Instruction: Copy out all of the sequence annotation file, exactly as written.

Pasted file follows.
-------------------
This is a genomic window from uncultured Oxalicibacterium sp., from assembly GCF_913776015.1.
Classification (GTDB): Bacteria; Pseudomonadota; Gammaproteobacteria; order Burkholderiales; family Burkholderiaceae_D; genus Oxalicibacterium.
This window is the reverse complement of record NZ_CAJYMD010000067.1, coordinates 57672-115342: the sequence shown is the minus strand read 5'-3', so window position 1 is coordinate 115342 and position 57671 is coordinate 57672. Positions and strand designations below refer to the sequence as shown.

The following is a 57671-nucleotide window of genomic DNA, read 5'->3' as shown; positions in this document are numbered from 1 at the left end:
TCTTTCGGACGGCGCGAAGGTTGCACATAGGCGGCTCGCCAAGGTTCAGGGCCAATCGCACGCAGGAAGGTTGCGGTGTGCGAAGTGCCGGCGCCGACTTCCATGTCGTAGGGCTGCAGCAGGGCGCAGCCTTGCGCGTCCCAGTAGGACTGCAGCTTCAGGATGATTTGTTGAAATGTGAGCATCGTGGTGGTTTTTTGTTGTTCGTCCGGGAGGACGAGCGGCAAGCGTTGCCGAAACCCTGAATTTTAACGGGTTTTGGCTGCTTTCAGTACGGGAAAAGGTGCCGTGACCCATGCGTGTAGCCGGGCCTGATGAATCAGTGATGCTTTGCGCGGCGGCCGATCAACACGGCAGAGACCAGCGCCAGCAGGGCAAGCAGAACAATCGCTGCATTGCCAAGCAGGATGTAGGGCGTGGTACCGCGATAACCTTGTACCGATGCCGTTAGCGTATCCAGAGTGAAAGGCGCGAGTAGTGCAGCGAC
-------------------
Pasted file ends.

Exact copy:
This is a genomic window from uncultured Oxalicibacterium sp., from assembly GCF_913776015.1.
Classification (GTDB): Bacteria; Pseudomonadota; Gammaproteobacteria; order Burkholderiales; family Burkholderiaceae_D; genus Oxalicibacterium.
This window is the reverse complement of record NZ_CAJYMD010000067.1, coordinates 57672-115342: the sequence shown is the minus strand read 5'-3', so window position 1 is coordinate 115342 and position 57671 is coordinate 57672. Positions and strand designations below refer to the sequence as shown.

The following is a 57671-nucleotide window of genomic DNA, read 5'->3' as shown; positions in this document are numbered from 1 at the left end:
TCTTTCGGACGGCGCGAAGGTTGCACATAGGCGGCTCGCCAAGGTTCAGGGCCAATCGCACGCAGGAAGGTTGCGGTGTGCGAAGTGCCGGCGCCGACTTCCATGTCGTAGGGCTGCAGCAGGGCGCAGCCTTGCGCGTCCCAGTAGGACTGCAGCTTCAGGATGATTTGTTGAAATGTGAGCATCGTGGTGGTTTTTTGTTGTTCGTCCGGGAGGACGAGCGGCAAGCGTTGCCGAAACCCTGAATTTTAACGGGTTTTGGCTGCTTTCAGTACGGGAAAAGGTGCCGTGACCCATGCGTGTAGCCGGGCCTGATGAATCAGTGATGCTTTGCGCGGCGGCCGATCAACACGGCAGAGACCAGCGCCAGCAGGGCAAGCAGAACAATCGCTGCATTGCCAAGCAGGATGTAGGGCGTGGTACCGCGATAACCTTGTACCGATGCCGTTAGCGTATCCAGAGTGAAAGGCGCGAGTAGTGCAGCGAC